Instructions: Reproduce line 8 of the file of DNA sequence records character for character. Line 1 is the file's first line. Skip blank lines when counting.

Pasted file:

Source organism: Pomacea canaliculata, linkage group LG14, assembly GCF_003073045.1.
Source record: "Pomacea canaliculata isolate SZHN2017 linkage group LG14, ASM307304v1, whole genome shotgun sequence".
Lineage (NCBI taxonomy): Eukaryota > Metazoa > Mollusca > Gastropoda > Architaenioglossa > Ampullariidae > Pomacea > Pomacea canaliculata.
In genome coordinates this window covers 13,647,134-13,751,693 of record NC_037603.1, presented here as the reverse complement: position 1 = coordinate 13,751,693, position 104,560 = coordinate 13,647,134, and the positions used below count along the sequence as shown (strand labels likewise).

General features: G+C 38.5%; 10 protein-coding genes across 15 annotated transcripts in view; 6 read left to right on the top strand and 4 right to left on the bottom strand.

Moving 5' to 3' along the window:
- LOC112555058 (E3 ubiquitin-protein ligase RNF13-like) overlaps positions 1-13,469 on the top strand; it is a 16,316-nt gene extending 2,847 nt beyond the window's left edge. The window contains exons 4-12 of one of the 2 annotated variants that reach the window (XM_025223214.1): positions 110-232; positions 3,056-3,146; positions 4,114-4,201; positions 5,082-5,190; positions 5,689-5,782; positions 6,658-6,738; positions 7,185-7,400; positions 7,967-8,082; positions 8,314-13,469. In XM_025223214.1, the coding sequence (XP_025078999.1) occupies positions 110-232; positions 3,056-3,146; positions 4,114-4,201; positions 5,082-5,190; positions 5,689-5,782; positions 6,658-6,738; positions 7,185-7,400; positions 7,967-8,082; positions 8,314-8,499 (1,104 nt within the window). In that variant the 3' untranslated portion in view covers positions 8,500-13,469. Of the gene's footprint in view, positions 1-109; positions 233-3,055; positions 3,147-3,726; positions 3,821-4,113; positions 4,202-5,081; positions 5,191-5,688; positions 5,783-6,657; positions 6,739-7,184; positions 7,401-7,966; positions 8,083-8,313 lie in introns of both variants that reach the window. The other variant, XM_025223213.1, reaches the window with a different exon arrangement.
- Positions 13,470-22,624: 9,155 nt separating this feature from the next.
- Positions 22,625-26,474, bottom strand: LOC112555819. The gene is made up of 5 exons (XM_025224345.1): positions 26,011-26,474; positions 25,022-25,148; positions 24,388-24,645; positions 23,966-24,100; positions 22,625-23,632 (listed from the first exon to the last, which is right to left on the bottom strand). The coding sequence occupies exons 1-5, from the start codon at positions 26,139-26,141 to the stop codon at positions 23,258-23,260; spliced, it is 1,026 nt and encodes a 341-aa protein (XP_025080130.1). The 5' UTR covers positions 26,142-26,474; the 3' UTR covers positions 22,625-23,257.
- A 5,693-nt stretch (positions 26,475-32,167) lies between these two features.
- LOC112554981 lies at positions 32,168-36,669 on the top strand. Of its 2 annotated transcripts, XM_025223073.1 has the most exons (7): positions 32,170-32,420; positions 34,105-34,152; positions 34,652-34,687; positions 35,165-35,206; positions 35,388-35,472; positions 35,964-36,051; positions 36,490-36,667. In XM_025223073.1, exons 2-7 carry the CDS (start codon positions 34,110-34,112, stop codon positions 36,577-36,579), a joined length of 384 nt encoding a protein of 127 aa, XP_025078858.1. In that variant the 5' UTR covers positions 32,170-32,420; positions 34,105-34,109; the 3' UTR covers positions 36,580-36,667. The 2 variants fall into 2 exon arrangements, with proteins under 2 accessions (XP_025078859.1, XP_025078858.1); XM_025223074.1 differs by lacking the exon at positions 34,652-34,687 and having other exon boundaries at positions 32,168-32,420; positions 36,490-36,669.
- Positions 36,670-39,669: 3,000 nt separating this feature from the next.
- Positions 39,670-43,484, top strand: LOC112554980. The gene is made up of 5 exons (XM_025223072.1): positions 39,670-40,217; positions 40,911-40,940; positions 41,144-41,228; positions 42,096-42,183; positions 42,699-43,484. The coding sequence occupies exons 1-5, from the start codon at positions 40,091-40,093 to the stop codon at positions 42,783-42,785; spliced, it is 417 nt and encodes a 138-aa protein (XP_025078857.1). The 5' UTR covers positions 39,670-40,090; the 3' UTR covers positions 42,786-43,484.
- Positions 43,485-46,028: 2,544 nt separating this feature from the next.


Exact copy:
- Positions 13,470-22,624: 9,155 nt separating this feature from the next.